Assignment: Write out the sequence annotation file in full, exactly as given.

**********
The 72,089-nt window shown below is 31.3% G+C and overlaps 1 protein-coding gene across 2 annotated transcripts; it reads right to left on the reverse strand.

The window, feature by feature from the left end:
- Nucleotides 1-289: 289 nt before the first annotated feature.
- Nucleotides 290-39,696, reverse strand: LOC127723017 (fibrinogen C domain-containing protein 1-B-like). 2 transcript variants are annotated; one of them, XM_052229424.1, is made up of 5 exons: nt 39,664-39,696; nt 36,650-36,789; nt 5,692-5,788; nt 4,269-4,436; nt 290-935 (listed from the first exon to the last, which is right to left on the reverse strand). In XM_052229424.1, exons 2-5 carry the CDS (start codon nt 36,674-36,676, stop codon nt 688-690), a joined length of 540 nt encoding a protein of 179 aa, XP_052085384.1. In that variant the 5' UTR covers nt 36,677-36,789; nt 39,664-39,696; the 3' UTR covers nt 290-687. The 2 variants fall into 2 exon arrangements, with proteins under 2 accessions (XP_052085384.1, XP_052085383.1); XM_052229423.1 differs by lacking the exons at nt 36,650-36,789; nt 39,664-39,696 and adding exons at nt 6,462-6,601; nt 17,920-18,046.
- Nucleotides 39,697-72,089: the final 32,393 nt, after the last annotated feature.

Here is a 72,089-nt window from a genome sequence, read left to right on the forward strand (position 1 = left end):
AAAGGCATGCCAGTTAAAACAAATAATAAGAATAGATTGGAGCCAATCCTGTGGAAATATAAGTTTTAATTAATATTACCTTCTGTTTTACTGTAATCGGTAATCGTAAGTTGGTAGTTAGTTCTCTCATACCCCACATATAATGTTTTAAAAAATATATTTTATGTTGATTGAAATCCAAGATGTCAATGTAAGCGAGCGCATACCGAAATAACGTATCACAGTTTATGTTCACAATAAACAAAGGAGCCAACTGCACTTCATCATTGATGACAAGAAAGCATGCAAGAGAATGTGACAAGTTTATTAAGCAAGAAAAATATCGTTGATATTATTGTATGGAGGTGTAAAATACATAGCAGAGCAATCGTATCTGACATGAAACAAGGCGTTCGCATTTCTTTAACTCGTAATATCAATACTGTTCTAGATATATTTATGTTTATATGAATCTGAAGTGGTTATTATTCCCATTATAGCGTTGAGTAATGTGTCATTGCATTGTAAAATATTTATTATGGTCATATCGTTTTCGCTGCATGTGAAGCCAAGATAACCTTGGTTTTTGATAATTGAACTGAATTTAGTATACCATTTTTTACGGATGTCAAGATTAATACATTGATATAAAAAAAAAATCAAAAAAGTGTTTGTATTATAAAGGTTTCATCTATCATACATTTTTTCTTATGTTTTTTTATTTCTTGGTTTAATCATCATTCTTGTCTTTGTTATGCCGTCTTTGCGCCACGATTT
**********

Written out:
The 72,089-nt window shown below is 31.3% G+C and overlaps 1 protein-coding gene across 2 annotated transcripts; it reads right to left on the reverse strand.

The window, feature by feature from the left end:
- Nucleotides 1-289: 289 nt before the first annotated feature.
- Nucleotides 290-39,696, reverse strand: LOC127723017 (fibrinogen C domain-containing protein 1-B-like). 2 transcript variants are annotated; one of them, XM_052229424.1, is made up of 5 exons: nt 39,664-39,696; nt 36,650-36,789; nt 5,692-5,788; nt 4,269-4,436; nt 290-935 (listed from the first exon to the last, which is right to left on the reverse strand). In XM_052229424.1, exons 2-5 carry the CDS (start codon nt 36,674-36,676, stop codon nt 688-690), a joined length of 540 nt encoding a protein of 179 aa, XP_052085384.1. In that variant the 5' UTR covers nt 36,677-36,789; nt 39,664-39,696; the 3' UTR covers nt 290-687. The 2 variants fall into 2 exon arrangements, with proteins under 2 accessions (XP_052085384.1, XP_052085383.1); XM_052229423.1 differs by lacking the exons at nt 36,650-36,789; nt 39,664-39,696 and adding exons at nt 6,462-6,601; nt 17,920-18,046.
- Nucleotides 39,697-72,089: the final 32,393 nt, after the last annotated feature.

Here is a 72,089-nt window from a genome sequence, read left to right on the forward strand (position 1 = left end):
AAAGGCATGCCAGTTAAAACAAATAATAAGAATAGATTGGAGCCAATCCTGTGGAAATATAAGTTTTAATTAATATTACCTTCTGTTTTACTGTAATCGGTAATCGTAAGTTGGTAGTTAGTTCTCTCATACCCCACATATAATGTTTTAAAAAATATATTTTATGTTGATTGAAATCCAAGATGTCAATGTAAGCGAGCGCATACCGAAATAACGTATCACAGTTTATGTTCACAATAAACAAAGGAGCCAACTGCACTTCATCATTGATGACAAGAAAGCATGCAAGAGAATGTGACAAGTTTATTAAGCAAGAAAAATATCGTTGATATTATTGTATGGAGGTGTAAAATACATAGCAGAGCAATCGTATCTGACATGAAACAAGGCGTTCGCATTTCTTTAACTCGTAATATCAATACTGTTCTAGATATATTTATGTTTATATGAATCTGAAGTGGTTATTATTCCCATTATAGCGTTGAGTAATGTGTCATTGCATTGTAAAATATTTATTATGGTCATATCGTTTTCGCTGCATGTGAAGCCAAGATAACCTTGGTTTTTGATAATTGAACTGAATTTAGTATACCATTTTTTACGGATGTCAAGATTAATACATTGATATAAAAAAAAAATCAAAAAAGTGTTTGTATTATAAAGGTTTCATCTATCATACATTTTTTCTTATGTTTTTTTATTTCTTGGTTTAATCATCATTCTTGTCTTTGTTATGCCGTCTTTGCGCCACGATTT